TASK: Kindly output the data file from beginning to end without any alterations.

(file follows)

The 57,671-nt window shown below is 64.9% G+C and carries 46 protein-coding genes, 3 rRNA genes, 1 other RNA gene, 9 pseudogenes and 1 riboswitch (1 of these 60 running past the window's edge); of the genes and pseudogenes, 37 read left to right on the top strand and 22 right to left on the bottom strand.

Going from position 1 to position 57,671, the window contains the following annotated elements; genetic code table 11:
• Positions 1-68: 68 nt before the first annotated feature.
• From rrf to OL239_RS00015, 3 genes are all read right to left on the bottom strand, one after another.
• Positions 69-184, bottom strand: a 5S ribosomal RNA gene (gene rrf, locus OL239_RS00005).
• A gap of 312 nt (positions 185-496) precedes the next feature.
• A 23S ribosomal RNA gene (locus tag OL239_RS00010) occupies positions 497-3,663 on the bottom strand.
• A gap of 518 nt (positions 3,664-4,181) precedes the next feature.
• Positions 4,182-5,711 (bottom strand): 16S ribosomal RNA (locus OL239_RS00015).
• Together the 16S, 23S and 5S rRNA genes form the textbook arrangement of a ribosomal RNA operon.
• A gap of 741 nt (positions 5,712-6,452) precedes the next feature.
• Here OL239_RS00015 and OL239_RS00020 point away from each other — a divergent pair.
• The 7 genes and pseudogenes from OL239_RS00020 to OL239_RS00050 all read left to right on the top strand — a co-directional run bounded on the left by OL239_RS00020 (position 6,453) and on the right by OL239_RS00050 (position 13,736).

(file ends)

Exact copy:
The 57,671-nt window shown below is 64.9% G+C and carries 46 protein-coding genes, 3 rRNA genes, 1 other RNA gene, 9 pseudogenes and 1 riboswitch (1 of these 60 running past the window's edge); of the genes and pseudogenes, 37 read left to right on the top strand and 22 right to left on the bottom strand.

Going from position 1 to position 57,671, the window contains the following annotated elements; genetic code table 11:
• Positions 1-68: 68 nt before the first annotated feature.
• From rrf to OL239_RS00015, 3 genes are all read right to left on the bottom strand, one after another.
• Positions 69-184, bottom strand: a 5S ribosomal RNA gene (gene rrf, locus OL239_RS00005).
• A gap of 312 nt (positions 185-496) precedes the next feature.
• A 23S ribosomal RNA gene (locus tag OL239_RS00010) occupies positions 497-3,663 on the bottom strand.
• A gap of 518 nt (positions 3,664-4,181) precedes the next feature.
• Positions 4,182-5,711 (bottom strand): 16S ribosomal RNA (locus OL239_RS00015).
• Together the 16S, 23S and 5S rRNA genes form the textbook arrangement of a ribosomal RNA operon.
• A gap of 741 nt (positions 5,712-6,452) precedes the next feature.
• Here OL239_RS00015 and OL239_RS00020 point away from each other — a divergent pair.
• The 7 genes and pseudogenes from OL239_RS00020 to OL239_RS00050 all read left to right on the top strand — a co-directional run bounded on the left by OL239_RS00020 (position 6,453) and on the right by OL239_RS00050 (position 13,736).